After entering the Oklahoma State Penitentiary at McAlester, Fisher joined the prison baseball team.  On May 13, 1925, according to The Associated Press, Fisher “Kept running after a game in Holdenville.”

His three year run over, Fisher was returned to prison in Oklahoma.  He never returned to pro ball.

He moved to Texas after his release and was working as a maintenance man at the Victory Baptist Church when he died of congestive heart failure on July 5, 1959.

Lost Pictures–1924 House of David

26 Apr

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A 1924 promotional photo of the House of David baseball team, from the Israelite House of David, the Adventist sect based in Benton Harbor, Michigan.  The photo was distributed to Midwest newspapers during the barnstorming team’s tour that season.

Promotional materials promised, “Some wonderful baseball players are on the House of David team,” including Jess Tally, “The bearded Babe Ruth.”  And “Cookie Hannaford the phenomenal first sacker.  “The team claimed Tally had hit 34 home runs in 132 games in 1923, and 11 through the team’s first 31 games of 1924.

 

tally

Tally

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Hannaford

The team always claimed that several members of the club, “Rejected major league jobs, refusing to clip their whiskers.”

Dick Jess, who had managed Babe Ruth’s 1921 barnstorming tour, was the promoter for the House of David tour, and described the team as:

“Bewhiskered, barberless, shaveless baseballists, and foes of the barber trust.”

Adventures in Barnstorming—Fake Cuban Stars

27 Mar

One of the pitfalls when trying to book a famous barnstorming team to play your local club was making sure you were actually getting what you thought you were getting.

Fake House of David teams crisscrossed the country for years; there were reports of fake Negro League teams and fake versions of the Nebraska Indians.  Most made an attempt to field a competitive team who could at least pass for the team they were fraudulently representing;  some didn’t even bother.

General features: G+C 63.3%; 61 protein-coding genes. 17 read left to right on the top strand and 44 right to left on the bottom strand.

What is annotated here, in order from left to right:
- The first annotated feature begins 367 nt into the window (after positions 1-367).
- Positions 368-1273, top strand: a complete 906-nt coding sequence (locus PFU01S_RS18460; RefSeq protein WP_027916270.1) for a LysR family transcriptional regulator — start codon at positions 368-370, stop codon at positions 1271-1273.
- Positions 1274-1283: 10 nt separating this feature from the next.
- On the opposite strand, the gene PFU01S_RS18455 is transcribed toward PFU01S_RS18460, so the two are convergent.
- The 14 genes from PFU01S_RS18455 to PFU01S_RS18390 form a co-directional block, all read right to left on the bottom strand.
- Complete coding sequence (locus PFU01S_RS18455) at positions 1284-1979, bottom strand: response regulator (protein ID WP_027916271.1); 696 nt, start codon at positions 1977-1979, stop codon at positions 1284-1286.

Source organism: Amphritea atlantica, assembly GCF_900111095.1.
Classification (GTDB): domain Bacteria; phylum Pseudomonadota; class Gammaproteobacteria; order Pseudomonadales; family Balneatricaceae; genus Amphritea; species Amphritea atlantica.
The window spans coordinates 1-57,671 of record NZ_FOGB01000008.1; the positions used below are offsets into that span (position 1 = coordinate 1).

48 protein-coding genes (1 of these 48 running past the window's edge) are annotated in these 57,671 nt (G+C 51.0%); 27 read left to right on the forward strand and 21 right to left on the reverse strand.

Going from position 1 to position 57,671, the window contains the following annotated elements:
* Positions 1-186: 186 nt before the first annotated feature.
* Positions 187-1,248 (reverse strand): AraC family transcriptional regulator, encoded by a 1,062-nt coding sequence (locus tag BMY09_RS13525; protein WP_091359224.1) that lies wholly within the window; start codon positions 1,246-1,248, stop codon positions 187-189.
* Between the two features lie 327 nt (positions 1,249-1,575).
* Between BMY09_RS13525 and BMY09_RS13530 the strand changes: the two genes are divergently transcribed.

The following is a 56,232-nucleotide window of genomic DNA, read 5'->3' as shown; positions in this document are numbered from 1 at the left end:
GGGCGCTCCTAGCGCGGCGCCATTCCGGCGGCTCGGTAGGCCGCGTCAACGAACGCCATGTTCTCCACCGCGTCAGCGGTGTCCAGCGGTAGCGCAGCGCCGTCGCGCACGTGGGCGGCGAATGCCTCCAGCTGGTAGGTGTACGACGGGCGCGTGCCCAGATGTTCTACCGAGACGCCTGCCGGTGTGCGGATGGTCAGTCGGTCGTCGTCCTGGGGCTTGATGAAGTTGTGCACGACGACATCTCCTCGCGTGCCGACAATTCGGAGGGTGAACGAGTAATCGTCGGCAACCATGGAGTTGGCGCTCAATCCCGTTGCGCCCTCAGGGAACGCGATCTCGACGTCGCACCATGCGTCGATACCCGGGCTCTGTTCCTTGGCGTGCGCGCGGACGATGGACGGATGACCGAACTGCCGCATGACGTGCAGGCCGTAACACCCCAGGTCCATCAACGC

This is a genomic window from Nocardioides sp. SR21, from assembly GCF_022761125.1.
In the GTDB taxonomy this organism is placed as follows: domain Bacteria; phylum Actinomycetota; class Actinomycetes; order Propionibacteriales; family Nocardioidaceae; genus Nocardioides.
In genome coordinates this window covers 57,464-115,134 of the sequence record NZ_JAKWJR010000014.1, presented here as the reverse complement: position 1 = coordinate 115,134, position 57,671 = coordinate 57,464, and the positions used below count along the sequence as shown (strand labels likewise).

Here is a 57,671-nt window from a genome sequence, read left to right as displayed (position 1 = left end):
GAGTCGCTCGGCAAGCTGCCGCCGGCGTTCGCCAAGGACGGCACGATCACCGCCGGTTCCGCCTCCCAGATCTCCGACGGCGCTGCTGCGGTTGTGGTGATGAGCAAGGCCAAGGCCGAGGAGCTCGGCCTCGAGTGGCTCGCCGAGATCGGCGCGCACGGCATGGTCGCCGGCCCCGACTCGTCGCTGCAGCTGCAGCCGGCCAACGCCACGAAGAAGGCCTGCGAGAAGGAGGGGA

Charles A. Mills thought he was getting the authentic Cuban Stars for a May 1910 game against his St. Louis Giants; the Cubans roster included the great pitcher Jose Mendez, and well-known players like pitcher-outfielder Luis Padron, first baseman Augustin “Tinti” Molina and shortstop Luis Bustamante.

None of them arrived in St. Louis.

Jose Mendez

Jose Mendez

The Freeman said:

“Much talk is going the rounds over the way in which the management of the St. Louis Giants were deceived by a bunch of get-rich-quick schemers, who claimed to be the real Cuban Stars, when in fact there was not a Cuban in the club.”

More than thirty-six-hundred fans came to Kuebler’s Field to see the famous barnstormers play the hometown team, but:

“Mr. C.L. East, advance agent for the supposed Cubans, brought to the city a set of misfits to fool the public and get the money.”

The Freeman insisted that Mills, who bore the brunt of the reaction from angry fans, was an innocent victim of a scam and that the impostors were “in no way the fault of the St. Louis Giants.’”

Mills called it a “high-handed game to defraud the public,” an “unpleasant occurrence that has caused (The Giants) to be unjustly criticised (sic) by some of our best followers.”

There is no record of the outcome of the game or a mention of whether the game was even completed.

The legitimate Cuban Stars, with Mendez, played in St. Louis the following year.

Luis Bustamante

Luis Bustamante